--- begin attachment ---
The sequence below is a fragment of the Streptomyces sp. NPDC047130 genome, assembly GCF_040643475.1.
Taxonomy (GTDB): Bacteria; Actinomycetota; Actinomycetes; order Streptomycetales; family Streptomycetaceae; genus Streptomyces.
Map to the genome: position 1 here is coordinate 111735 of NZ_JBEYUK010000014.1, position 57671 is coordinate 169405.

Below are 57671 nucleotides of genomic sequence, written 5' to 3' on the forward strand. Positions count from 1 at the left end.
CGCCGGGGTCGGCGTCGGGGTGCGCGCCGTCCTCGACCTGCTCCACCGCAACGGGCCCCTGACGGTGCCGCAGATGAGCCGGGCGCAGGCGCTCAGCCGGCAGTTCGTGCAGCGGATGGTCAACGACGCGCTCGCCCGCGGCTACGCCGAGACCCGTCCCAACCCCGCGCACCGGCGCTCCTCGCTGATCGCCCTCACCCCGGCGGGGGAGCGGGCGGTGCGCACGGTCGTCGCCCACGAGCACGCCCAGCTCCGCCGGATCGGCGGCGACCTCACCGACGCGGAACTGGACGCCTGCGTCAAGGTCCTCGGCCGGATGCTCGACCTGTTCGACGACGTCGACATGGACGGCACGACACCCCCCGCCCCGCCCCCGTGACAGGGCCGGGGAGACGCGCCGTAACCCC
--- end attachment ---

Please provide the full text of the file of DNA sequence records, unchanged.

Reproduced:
The sequence below is a fragment of the Streptomyces sp. NPDC047130 genome, assembly GCF_040643475.1.
Taxonomy (GTDB): Bacteria; Actinomycetota; Actinomycetes; order Streptomycetales; family Streptomycetaceae; genus Streptomyces.
Map to the genome: position 1 here is coordinate 111735 of NZ_JBEYUK010000014.1, position 57671 is coordinate 169405.

Below are 57671 nucleotides of genomic sequence, written 5' to 3' on the forward strand. Positions count from 1 at the left end.
CGCCGGGGTCGGCGTCGGGGTGCGCGCCGTCCTCGACCTGCTCCACCGCAACGGGCCCCTGACGGTGCCGCAGATGAGCCGGGCGCAGGCGCTCAGCCGGCAGTTCGTGCAGCGGATGGTCAACGACGCGCTCGCCCGCGGCTACGCCGAGACCCGTCCCAACCCCGCGCACCGGCGCTCCTCGCTGATCGCCCTCACCCCGGCGGGGGAGCGGGCGGTGCGCACGGTCGTCGCCCACGAGCACGCCCAGCTCCGCCGGATCGGCGGCGACCTCACCGACGCGGAACTGGACGCCTGCGTCAAGGTCCTCGGCCGGATGCTCGACCTGTTCGACGACGTCGACATGGACGGCACGACACCCCCCGCCCCGCCCCCGTGACAGGGCCGGGGAGACGCGCCGTAACCCC